From our Team
On World Hepatitis Day this year, WHO is calling for hepatitis care to be brought closer to communities, and the World Hepatitis Alliance reminds us that hepatitis can’t wait. With one person dying every 30 seconds from a hepatitis-related illness, indeed we can’t wait for people to get tested.
Urgently enabling hepatitis testing “where the patients are” was at the heart of our 3-year HEAD-Start project, which demonstrated the immense value of tackling hepatitis C to both patients and health systems. Building on that experience, we are continuing our efforts to accelerate active case finding and expedite links to treatment and care.
We are working to improve community-level access to testing in Manipur, India, where there is a high prevalence of drug use that provides a barrier to care for stigmatized communities. In this video, we talked to our partners at CoNE, as well as a beneficiary of the project, to understand the impact that integrated test-and-treat programmes can have on real lives.
Stigmatized and vulnerable individuals at highest risk for hepatitis are disproportionately represented in the prison system in India, making these institutions a key target for so-called “micro-elimination” programmes. We developed a model to screen, confirm and create links to hepatitis C treatment in nine prisons in Punjab, nine prisons in Haryana, and one model jail in Chandigarh. Hear about the impact of this project from Sh. Jaghit Singh, the Inspector General of prisons in Haryana.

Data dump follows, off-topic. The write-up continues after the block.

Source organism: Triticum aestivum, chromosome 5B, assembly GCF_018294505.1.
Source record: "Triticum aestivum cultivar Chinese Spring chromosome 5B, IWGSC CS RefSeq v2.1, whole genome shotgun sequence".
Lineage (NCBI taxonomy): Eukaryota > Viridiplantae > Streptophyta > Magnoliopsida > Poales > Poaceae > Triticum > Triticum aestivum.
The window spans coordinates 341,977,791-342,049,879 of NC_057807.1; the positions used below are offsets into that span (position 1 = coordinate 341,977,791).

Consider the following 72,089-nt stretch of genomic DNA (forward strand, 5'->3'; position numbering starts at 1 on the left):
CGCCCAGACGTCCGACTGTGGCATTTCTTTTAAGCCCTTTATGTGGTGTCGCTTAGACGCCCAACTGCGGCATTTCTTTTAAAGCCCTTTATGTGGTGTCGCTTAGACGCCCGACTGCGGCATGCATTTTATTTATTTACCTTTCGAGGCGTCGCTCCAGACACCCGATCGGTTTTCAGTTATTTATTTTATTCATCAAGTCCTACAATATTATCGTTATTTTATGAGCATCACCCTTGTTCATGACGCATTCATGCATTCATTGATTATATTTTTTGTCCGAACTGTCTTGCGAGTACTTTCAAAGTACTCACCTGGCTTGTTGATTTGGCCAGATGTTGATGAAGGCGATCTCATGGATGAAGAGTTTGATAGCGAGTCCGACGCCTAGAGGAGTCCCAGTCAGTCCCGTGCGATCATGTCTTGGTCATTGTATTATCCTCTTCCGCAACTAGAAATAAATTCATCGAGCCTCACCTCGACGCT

Projects such as these rely on quality diagnostics that can be administered at the point of care – rapid tests or self-tests that provide actionable information quickly and conveniently. Together with partners we have just published an analysis of the cost-effectiveness of a core antigen-based rapid diagnostic test for hepatitis C, finding that such a test could improve the diagnosis rate and result in cost savings.
If you’d like to know more about the core antigen rapid test and its potential for self-testing, and you’ll be at the AIDS 2022 meeting in Montreal, my colleague Sonjelle Shilton, FIND deputy director of operational and implementation research, will be speaking tomorrow at a satellite session on self-testing to enhance HIV, hepatitis C and COVID-19 diagnosis, and integrated, differentiated service delivery.
Today there are 354 million people globally living with a hepatitis B or C infection. If we are to meet the WHO goals of reducing new hepatitis infections and deaths by 2030, hepatitis testing can’t wait.